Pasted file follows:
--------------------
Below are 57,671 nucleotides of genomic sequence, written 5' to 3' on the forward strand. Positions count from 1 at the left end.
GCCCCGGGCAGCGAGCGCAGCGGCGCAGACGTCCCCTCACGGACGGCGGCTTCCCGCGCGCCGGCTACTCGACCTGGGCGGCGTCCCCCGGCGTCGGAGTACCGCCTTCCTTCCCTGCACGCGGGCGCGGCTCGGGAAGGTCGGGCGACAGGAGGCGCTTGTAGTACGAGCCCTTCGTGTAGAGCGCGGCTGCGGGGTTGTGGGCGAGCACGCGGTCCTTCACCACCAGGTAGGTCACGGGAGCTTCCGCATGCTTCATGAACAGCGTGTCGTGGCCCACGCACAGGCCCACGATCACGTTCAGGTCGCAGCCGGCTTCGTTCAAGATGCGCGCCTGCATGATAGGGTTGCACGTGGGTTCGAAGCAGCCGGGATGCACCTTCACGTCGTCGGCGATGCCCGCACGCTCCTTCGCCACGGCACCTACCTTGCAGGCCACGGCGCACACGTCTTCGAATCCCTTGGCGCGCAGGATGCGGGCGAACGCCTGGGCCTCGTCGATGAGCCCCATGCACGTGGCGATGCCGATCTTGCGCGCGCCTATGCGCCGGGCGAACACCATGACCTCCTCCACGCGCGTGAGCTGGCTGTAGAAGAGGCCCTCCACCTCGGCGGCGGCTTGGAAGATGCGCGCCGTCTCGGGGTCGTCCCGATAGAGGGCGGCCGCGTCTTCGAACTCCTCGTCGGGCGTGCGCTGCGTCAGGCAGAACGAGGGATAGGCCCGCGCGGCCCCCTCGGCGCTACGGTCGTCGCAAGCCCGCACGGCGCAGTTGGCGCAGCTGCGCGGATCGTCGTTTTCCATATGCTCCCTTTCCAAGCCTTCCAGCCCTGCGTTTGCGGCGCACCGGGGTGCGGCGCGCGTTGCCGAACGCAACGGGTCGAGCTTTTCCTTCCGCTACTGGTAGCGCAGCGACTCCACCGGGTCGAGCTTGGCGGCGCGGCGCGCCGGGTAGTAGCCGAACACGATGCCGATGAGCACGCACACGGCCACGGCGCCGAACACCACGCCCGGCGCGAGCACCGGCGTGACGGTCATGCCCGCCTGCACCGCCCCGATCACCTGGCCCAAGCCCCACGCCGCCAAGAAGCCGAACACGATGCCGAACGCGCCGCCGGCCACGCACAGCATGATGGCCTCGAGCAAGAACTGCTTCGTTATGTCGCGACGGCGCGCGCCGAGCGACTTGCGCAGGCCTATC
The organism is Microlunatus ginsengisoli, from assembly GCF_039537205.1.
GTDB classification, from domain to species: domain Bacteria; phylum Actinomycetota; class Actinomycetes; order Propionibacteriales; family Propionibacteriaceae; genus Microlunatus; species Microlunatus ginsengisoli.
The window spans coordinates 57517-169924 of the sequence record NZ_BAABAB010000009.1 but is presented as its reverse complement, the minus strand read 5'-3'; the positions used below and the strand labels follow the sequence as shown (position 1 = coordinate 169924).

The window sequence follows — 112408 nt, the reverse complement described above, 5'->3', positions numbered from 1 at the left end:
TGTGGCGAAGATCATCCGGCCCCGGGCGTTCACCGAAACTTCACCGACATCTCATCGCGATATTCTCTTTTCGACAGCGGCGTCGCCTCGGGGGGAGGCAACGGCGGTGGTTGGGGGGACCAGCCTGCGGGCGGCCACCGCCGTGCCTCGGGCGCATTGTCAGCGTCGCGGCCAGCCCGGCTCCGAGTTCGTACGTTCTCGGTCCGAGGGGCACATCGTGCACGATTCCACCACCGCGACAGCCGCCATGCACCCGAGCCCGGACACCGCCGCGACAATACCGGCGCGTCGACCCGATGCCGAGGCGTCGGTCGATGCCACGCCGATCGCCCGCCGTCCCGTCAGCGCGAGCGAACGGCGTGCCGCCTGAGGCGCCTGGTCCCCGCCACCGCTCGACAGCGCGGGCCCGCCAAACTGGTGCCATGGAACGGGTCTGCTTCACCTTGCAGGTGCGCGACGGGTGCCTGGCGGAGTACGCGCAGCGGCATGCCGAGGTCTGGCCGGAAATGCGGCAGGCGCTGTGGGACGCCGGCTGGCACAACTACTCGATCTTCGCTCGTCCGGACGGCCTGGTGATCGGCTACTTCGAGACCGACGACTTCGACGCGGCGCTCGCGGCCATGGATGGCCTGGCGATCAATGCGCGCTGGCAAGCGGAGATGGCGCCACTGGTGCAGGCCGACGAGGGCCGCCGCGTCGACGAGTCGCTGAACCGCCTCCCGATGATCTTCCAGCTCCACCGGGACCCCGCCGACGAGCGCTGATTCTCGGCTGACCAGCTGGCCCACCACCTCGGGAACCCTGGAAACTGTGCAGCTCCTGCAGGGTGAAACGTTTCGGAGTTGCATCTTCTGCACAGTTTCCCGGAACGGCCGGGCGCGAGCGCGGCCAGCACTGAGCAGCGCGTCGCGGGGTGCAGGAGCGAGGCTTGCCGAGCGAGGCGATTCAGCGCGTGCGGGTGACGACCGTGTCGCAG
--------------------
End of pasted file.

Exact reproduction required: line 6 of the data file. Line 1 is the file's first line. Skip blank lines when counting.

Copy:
The window sequence follows — 112408 nt, the reverse complement described above, 5'->3', positions numbered from 1 at the left end: